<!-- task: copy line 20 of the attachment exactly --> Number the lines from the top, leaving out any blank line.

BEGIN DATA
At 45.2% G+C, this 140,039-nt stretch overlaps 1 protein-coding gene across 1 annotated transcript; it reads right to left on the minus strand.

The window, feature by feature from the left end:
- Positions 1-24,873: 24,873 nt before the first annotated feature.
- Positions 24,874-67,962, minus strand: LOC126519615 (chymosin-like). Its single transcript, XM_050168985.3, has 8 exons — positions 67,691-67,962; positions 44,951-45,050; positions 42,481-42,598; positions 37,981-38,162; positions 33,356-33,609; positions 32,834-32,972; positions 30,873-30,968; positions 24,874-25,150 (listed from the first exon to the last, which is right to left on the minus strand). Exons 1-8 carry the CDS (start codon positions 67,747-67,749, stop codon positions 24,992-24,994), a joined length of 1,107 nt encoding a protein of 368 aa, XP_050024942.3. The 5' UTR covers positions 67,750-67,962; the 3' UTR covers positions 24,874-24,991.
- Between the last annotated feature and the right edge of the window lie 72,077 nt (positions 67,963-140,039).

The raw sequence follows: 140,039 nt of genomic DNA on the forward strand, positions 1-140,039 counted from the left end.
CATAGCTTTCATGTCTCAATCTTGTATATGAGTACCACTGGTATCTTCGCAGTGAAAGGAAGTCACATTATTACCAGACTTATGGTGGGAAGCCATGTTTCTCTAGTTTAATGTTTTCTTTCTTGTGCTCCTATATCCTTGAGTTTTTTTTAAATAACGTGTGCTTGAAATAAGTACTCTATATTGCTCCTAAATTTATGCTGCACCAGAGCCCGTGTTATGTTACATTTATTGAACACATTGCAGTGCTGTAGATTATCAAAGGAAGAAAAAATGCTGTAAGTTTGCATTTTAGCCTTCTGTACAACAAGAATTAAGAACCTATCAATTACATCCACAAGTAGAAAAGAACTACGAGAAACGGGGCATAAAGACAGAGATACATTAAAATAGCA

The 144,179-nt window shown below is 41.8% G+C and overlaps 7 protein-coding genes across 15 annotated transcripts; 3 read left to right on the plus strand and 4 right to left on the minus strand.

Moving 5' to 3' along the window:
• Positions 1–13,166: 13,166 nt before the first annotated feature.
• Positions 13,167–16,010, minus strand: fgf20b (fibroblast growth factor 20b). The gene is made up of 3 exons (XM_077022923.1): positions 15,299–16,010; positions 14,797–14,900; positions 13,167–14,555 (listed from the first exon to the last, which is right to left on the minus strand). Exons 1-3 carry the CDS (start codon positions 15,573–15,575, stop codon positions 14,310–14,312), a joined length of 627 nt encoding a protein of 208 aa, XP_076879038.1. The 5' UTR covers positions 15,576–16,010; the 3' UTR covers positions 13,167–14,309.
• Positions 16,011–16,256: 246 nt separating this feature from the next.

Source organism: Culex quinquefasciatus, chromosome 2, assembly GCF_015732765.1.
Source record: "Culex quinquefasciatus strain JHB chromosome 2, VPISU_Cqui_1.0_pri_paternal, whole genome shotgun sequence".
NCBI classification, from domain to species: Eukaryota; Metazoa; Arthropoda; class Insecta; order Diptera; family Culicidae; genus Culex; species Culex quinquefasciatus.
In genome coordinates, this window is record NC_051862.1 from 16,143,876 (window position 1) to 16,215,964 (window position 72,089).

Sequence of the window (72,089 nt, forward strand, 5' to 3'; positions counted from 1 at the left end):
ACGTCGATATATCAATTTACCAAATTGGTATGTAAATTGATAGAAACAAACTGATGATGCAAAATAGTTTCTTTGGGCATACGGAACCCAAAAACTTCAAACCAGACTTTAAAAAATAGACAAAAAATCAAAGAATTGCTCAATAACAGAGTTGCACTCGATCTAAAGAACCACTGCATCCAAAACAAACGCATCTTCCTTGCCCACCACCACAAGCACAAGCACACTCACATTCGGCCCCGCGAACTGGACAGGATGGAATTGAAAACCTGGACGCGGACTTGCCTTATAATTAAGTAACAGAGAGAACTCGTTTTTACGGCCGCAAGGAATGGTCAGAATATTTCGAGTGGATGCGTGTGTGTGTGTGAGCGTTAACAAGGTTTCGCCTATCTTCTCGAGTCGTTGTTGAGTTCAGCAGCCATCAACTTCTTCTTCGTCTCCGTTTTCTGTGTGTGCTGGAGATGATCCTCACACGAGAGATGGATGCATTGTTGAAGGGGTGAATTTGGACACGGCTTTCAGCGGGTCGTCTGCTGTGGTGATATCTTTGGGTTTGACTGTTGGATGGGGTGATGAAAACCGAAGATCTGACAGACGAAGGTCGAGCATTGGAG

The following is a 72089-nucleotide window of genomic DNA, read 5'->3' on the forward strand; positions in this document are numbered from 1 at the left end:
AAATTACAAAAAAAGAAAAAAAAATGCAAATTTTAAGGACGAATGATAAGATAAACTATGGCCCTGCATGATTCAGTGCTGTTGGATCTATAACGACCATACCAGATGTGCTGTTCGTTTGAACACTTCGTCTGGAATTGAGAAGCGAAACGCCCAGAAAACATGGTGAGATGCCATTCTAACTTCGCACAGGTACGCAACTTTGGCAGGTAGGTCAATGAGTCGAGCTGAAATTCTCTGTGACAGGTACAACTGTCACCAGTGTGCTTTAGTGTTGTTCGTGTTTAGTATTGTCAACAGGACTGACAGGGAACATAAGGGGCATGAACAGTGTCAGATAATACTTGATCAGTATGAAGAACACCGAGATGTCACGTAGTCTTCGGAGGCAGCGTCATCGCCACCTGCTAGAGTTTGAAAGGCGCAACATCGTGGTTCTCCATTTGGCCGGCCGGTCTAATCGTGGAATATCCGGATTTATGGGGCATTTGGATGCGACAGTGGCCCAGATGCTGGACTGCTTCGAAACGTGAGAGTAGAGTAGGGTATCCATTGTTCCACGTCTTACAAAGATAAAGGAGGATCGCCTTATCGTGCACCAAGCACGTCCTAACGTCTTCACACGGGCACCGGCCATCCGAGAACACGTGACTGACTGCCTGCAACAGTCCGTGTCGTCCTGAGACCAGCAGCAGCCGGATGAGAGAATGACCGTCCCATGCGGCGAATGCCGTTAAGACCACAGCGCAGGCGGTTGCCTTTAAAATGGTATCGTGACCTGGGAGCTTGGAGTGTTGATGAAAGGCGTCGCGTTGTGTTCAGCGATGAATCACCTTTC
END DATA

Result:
AAATTACAAAAAAAGAAAAAAAAATGCAAATTTTAAGGACGAATGATAAGATAAACTATGGCCCTGCATGATTCAGTGCTGTTGGATCTATAACGACCATACCAGATGTGCTGTTCGTTTGAACACTTCGTCTGGAATTGAGAAGCGAAACGCCCAGAAAACATGGTGAGATGCCATTCTAACTTCGCACAGGTACGCAACTTTGGCAGGTAGGTCAATGAGTCGAGCTGAAATTCTCTGTGACAGGTACAACTGTCACCAGTGTGCTTTAGTGTTGTTCGTGTTTAGTATTGTCAACAGGACTGACAGGGAACATAAGGGGCATGAACAGTGTCAGATAATACTTGATCAGTATGAAGAACACCGAGATGTCACGTAGTCTTCGGAGGCAGCGTCATCGCCACCTGCTAGAGTTTGAAAGGCGCAACATCGTGGTTCTCCATTTGGCCGGCCGGTCTAATCGTGGAATATCCGGATTTATGGGGCATTTGGATGCGACAGTGGCCCAGATGCTGGACTGCTTCGAAACGTGAGAGTAGAGTAGGGTATCCATTGTTCCACGTCTTACAAAGATAAAGGAGGATCGCCTTATCGTGCACCAAGCACGTCCTAACGTCTTCACACGGGCACCGGCCATCCGAGAACACGTGACTGACTGCCTGCAACAGTCCGTGTCGTCCTGAGACCAGCAGCAGCCGGATGAGAGAATGACCGTCCCATGCGGCGAATGCCGTTAAGACCACAGCGCAGGCGGTTGCCTTTAAAATGGTATCGTGACCTGGGAGCTTGGAGTGTTGATGAAAGGCGTCGCGTTGTGTTCAGCGATGAATCACCTTTC